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Supreme Court of South Dakota.

Deborah ISACK, individually, and as Guardian and Conservator for Terry D. Isack, Plaintiff and Appellee, v. ACUITY, Defendant and Appellant.

No. 26777.

    Decided: July 02, 2014

Jon C. Sogn, Dana Van Beek Palmer, Lynn, Jackson, Shultz & Lebrun, PC, Sioux Falls, South Dakota, Attorneys for plaintiff and appellee. Rick W. Orr, Timothy M. Gebhart, Davenport, Evans, Hurwitz & Smith, LLP, Sioux Falls, South Dakota, Attorneys for defendant and appellant.

[¶ 1.] The Third Judicial Circuit Court awarded employee's attorney a thirty-three percent contingent fee from the employer's insurer's (Acuity's) recovery portion of a third-party tort settlement. Acuity appeals, arguing the circuit court erred because Acuity retained its own attorney to represent its statutory rights of recovery and offset. The circuit court held a hearing, applied SDCL 62–4–39, and determined the recovery's necessary and reasonable expenses. We affirm.


[¶ 2.] Terry Isack was seriously injured in an automobile accident on March 11, 2009. He was a passenger in a van driven by Donald Walraven during the course and scope of their employment with Elite Drain & Sewer. The accident was caused by Thomas Glanzer's negligence. Glanzer was in the course and scope of his employment with Hillside Hutterian Brethren, Inc. (Hillside). Acuity, Elite Drain & Sewer's workers' compensation insurer, paid workers' compensation benefits to or on behalf of Terry Isack as a result of the injuries he sustained in the accident.

[¶ 3.] On March 23, 2009, Deborah Isack (Isack) contacted attorney John Knight for legal representation. Knight communicated with Acuity on April 14, 2009, regarding his anticipated representation and Acuity's rights in any recovery from Glanzer or Hillside. Isack and Knight entered into a contingent fee arrangement on June 16, 2009. On June 25, 2009, Acuity contacted attorney Charles Larson to represent its statutory rights of recovery and offset in Isack's claim. Larson contacted Knight in early August 2009 to inform Knight that Acuity had retained him.

[¶ 4.] On August 17, 2009, Isack sued Glanzer and Hillside. Near the same time, Walraven, represented by attorney Nancy Turbak Berry, also sued Glanzer and Hillside. Glanzer and Hillside moved to consolidate Isack's and Walraven's claims on February 9, 2010, which motion was later denied. Fearing a race to the courthouse due to claims exceeding insurance coverage and a potential Hillside bankruptcy, Walraven and Isack agreed to cooperate in their respective lawsuits. Acuity moved to intervene on March 9, 2010. The circuit court granted the motion on April 6, 2010.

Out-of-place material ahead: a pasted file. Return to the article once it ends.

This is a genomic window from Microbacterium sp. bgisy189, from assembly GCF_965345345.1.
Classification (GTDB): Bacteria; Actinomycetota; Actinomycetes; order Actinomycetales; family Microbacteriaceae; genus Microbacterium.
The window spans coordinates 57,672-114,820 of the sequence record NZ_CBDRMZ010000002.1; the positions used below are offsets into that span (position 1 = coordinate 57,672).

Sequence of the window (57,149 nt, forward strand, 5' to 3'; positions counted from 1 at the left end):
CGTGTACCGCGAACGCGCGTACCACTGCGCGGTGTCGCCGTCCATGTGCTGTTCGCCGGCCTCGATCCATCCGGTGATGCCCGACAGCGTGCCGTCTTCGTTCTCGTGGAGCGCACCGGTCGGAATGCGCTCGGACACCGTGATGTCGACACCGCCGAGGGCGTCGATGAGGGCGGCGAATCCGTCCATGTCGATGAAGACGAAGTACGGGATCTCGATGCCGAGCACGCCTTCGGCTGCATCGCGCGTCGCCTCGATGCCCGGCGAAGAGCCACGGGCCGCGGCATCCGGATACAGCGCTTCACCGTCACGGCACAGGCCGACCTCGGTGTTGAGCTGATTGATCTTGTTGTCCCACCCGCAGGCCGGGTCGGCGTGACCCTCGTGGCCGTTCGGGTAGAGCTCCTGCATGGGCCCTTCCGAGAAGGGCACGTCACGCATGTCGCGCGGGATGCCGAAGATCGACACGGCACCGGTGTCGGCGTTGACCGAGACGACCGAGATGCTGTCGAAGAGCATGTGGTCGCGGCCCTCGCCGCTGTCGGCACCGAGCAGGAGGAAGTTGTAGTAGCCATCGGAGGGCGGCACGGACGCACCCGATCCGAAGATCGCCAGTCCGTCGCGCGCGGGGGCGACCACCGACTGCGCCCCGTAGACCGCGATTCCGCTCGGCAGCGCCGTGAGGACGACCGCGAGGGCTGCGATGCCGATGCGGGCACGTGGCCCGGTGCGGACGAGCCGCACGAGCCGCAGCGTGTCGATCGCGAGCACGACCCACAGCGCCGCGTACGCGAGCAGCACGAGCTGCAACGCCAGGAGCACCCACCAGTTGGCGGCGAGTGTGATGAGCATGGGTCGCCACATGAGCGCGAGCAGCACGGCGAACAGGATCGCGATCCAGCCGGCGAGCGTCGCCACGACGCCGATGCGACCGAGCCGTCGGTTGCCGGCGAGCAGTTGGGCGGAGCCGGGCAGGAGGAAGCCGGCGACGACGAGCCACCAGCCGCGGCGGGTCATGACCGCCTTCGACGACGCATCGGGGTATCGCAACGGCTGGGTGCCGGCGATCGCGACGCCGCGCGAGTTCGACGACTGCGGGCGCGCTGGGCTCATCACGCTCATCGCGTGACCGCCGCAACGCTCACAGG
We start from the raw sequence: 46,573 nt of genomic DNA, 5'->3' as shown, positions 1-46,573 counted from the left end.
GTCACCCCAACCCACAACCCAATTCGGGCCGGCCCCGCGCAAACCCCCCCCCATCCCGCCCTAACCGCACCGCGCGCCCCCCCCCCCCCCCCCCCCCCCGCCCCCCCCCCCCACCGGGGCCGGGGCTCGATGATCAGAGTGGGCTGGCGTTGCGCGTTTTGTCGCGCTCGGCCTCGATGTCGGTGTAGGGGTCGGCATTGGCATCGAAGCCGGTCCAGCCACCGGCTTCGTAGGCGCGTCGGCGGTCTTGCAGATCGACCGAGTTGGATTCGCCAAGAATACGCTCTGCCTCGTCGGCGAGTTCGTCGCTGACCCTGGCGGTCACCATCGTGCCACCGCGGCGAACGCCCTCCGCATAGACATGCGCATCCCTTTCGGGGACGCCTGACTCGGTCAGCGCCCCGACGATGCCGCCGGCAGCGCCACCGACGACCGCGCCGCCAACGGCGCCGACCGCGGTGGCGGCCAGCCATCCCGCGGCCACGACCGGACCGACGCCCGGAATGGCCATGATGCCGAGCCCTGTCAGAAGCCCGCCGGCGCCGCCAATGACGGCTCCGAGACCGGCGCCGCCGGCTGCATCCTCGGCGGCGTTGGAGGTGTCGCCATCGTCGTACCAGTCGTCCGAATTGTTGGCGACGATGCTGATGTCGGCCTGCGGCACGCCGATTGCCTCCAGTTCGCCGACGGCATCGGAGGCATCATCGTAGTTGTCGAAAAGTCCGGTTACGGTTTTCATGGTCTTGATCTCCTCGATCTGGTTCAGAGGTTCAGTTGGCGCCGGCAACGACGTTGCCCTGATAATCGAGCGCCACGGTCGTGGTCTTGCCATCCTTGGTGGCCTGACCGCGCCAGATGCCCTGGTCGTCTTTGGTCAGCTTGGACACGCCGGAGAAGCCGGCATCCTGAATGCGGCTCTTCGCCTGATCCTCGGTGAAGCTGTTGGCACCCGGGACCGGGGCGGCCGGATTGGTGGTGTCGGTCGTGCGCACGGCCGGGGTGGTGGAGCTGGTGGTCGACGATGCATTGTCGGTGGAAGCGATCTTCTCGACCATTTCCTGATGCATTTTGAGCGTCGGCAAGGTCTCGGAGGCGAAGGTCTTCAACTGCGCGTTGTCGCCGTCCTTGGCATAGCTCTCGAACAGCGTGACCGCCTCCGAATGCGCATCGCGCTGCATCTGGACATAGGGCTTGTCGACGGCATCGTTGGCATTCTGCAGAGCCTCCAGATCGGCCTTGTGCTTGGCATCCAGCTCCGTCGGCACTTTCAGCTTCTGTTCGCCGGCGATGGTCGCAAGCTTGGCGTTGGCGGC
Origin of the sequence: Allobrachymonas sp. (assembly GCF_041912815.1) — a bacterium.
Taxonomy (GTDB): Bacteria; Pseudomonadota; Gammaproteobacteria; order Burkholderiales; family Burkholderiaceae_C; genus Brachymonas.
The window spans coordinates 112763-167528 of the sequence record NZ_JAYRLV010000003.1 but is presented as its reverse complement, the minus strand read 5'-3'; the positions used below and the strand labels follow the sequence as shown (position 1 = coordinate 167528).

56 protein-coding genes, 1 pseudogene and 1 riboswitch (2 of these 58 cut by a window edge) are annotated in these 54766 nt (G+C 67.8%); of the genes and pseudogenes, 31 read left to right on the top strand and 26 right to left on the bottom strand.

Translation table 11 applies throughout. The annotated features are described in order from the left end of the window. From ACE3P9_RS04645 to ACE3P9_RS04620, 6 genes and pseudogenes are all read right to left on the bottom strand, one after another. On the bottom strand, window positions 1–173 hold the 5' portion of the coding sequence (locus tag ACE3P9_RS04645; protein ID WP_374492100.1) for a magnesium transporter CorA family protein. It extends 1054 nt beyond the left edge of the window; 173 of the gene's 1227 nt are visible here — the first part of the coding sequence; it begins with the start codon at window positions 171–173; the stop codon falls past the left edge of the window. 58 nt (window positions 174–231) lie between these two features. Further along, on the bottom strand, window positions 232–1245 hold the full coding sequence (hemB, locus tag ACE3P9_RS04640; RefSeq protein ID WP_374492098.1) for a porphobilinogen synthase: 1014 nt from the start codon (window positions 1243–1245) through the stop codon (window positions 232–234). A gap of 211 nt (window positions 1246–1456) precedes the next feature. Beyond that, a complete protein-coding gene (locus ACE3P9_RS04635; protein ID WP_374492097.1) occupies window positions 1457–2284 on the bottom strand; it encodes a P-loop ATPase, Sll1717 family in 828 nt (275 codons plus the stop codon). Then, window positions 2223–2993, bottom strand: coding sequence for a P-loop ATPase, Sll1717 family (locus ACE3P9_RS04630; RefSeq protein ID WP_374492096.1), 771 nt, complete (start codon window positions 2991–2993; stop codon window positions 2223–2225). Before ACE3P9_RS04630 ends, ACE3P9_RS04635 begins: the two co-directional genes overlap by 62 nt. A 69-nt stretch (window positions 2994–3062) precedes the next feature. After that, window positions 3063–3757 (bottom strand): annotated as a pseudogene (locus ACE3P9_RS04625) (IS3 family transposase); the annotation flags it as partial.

[¶ 5.] In late October 2010, Isack, Walraven, and Hillside reached a tentative litigation settlement. Acuity protested Knight's claim to attorney's fees from the amount attributed to Acuity's recovery and offset. In late December 2010, Isack and Acuity executed a settlement agreement that recognized the dispute over Knight's claim. The next month, Isack and Acuity executed another settlement agreement that placed one-third of Acuity's recovery and offset award into Knight's trust account to be held until Isack brought suit to resolve the attorney's-fees issue.

[¶ 6.] On April 25, 2013, the parties conducted a bench trial in front of Judge Robert Timm. Judge Timm entered his memorandum decision on May 9, 2013, awarding Knight one-third of Acuity's recovery and offset award. Judge Timm entered findings of fact and conclusions of law on July 3, 2013, and final judgment on July 23, 2013. Acuity timely appeals, raising the issue of whether Knight was entitled to a fee from Acuity's recovery and offset portion of the damages.

Standard of Review

[¶ 7.] This Court previously stated that “[t]he construction of workers' compensation statutes and their application to the facts present questions of law reviewable de novo.” Faircloth v. Raven Indus., Inc., 2000 S.D. 158, ¶ 4, 620 N.W.2d 198, 200. But here, the question presented to this Court is mixed in law and fact. We are asked to review the circuit court's findings of fact regarding Larson's and Knight's contributions to the litigation and the circuit court's application of legal standards to those facts. For the factual inquiry, “findings of fact will not be set aside unless they are clearly erroneous.” Stockwell v. Stockwell, 2010 S.D. 79, ¶ 16, 790 N.W.2d 52, 59. There, “[t]he question is not whether this Court would have made the same findings the trial court did, but whether on the entire evidence, ‘we are left with [a] definite and firm conviction that a mistake has been made.’ “ Id . (second alteration in original) (quoting In re Pringle, 2008 S.D. 38, ¶ 18, 751 N.W.2d 277, 284). For the next inquiry-application of law to fact-the standard of review depends on the nature of the inquiry: